Antonia Mulas, Richard Meier. The Getty Center

The amazing new Getty Center in Los Angeles was designed by world-renowned architect Richard Meier, and built using actual blocks of Travertine from the riverbed of the Tiber in Italy. Discussing six separate buildings within the Center–the Lower Tram Station and Arrival Plaza, the Harold M. Williams Auditorium, the North and East Buildings, the J. Paul Getty Museum itself, the Research Institute for the History of Art and the Humanities, and the Restaurant-Cafe–this book bears witness to Meier’s Herculean feat, the realization and reinvention of the ideal city of the Renaissance for the twenty-first century. Documented in full color by photographer Antonia Mulas, whose previous works have concentrated on both Graeco-Roman civilization and contemporary megalopolises on the other, Richard Meier: The Getty Center is a monument not only to the architect and the Center itself, but to the highest possibilities of architectural achievement.

Text: Mulas Antonia, Meier Richard. cm 30 x 30; pp. 88; 60 COL e 3 BW ills.; Publisher: Charta, Milano, 2000.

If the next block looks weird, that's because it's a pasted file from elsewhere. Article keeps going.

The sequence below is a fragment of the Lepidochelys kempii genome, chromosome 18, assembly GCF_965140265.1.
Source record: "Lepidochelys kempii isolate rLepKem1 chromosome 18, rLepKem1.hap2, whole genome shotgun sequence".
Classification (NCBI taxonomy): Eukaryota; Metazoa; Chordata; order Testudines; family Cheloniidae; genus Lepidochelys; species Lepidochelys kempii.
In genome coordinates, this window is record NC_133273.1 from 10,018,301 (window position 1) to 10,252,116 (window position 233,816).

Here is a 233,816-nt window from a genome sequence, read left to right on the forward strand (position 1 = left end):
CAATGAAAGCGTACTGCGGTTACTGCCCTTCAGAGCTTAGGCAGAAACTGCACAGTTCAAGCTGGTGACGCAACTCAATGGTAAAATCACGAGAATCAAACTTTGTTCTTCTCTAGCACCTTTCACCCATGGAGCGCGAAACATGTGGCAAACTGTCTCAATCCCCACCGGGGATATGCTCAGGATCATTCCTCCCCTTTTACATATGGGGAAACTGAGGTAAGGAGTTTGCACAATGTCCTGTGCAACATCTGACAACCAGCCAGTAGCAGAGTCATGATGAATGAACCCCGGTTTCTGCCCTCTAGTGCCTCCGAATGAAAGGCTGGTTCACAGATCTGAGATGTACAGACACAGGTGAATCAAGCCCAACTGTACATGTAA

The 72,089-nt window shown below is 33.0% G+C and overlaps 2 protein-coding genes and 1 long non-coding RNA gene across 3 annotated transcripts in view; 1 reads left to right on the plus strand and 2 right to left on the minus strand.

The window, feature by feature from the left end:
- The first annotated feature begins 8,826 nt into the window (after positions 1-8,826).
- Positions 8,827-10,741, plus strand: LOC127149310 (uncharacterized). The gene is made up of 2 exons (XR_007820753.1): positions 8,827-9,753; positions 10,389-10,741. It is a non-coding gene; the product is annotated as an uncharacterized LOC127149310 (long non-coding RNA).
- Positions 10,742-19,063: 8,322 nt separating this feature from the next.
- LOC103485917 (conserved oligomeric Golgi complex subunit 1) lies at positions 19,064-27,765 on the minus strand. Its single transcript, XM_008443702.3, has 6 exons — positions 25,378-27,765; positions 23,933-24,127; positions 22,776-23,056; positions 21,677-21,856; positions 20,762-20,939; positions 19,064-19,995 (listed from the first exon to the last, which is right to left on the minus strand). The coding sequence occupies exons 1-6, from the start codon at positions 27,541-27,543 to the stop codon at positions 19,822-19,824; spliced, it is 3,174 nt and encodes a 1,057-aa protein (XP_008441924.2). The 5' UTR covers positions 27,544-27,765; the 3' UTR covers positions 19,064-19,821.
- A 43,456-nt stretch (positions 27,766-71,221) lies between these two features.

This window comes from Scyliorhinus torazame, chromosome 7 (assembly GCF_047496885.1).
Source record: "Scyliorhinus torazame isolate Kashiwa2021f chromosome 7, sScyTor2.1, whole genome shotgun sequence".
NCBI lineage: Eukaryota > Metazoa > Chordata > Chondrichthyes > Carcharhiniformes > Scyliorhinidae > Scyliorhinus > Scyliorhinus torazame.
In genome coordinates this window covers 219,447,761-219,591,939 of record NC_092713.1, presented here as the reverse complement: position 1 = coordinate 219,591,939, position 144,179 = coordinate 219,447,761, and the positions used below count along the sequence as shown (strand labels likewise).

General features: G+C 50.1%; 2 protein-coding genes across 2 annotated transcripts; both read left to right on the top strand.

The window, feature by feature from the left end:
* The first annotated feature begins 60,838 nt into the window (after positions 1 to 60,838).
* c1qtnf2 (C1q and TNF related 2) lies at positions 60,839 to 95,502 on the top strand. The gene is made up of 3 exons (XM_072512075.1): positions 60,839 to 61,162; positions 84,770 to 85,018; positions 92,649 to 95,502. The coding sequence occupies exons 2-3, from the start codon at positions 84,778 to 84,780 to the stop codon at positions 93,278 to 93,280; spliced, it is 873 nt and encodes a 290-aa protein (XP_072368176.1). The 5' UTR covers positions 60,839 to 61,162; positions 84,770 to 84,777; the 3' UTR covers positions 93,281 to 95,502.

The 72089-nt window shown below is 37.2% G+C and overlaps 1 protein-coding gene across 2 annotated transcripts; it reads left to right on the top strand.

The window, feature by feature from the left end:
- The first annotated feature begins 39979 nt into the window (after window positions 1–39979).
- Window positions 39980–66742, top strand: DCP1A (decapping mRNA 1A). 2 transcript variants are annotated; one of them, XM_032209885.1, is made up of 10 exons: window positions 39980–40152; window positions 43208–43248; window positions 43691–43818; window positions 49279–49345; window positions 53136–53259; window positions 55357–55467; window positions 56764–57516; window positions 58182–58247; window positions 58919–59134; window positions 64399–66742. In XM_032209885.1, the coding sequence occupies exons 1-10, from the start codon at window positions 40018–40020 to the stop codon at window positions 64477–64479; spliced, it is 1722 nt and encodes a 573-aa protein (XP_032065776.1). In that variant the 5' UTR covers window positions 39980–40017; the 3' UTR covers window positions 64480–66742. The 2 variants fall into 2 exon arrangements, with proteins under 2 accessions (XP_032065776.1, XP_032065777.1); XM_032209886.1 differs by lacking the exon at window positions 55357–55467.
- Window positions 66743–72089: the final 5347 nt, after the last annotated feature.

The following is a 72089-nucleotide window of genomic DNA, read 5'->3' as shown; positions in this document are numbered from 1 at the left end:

ISBN: 9788881582693| 8881582694
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ID: AM-5290

Product Description

The amazing new Getty Center in Los Angeles was designed by world-renowned architect Richard Meier, and built using actual blocks of Travertine from the riverbed of the Tiber in Italy. Discussing six separate buildings within the Center–the Lower Tram Station and Arrival Plaza, the Harold M. Williams Auditorium, the North and East Buildings, the J. Paul Getty Museum itself, the Research Institute for the History of Art and the Humanities, and the Restaurant-Cafe–this book bears witness to Meier’s Herculean feat, the realization and reinvention of the ideal city of the Renaissance for the twenty-first century. Documented in full color by photographer Antonia Mulas, whose previous works have concentrated on both Graeco-Roman civilization and contemporary megalopolises on the other, Richard Meier: The Getty Center is a monument not only to the architect and the Center itself, but to the highest possibilities of architectural achievement.

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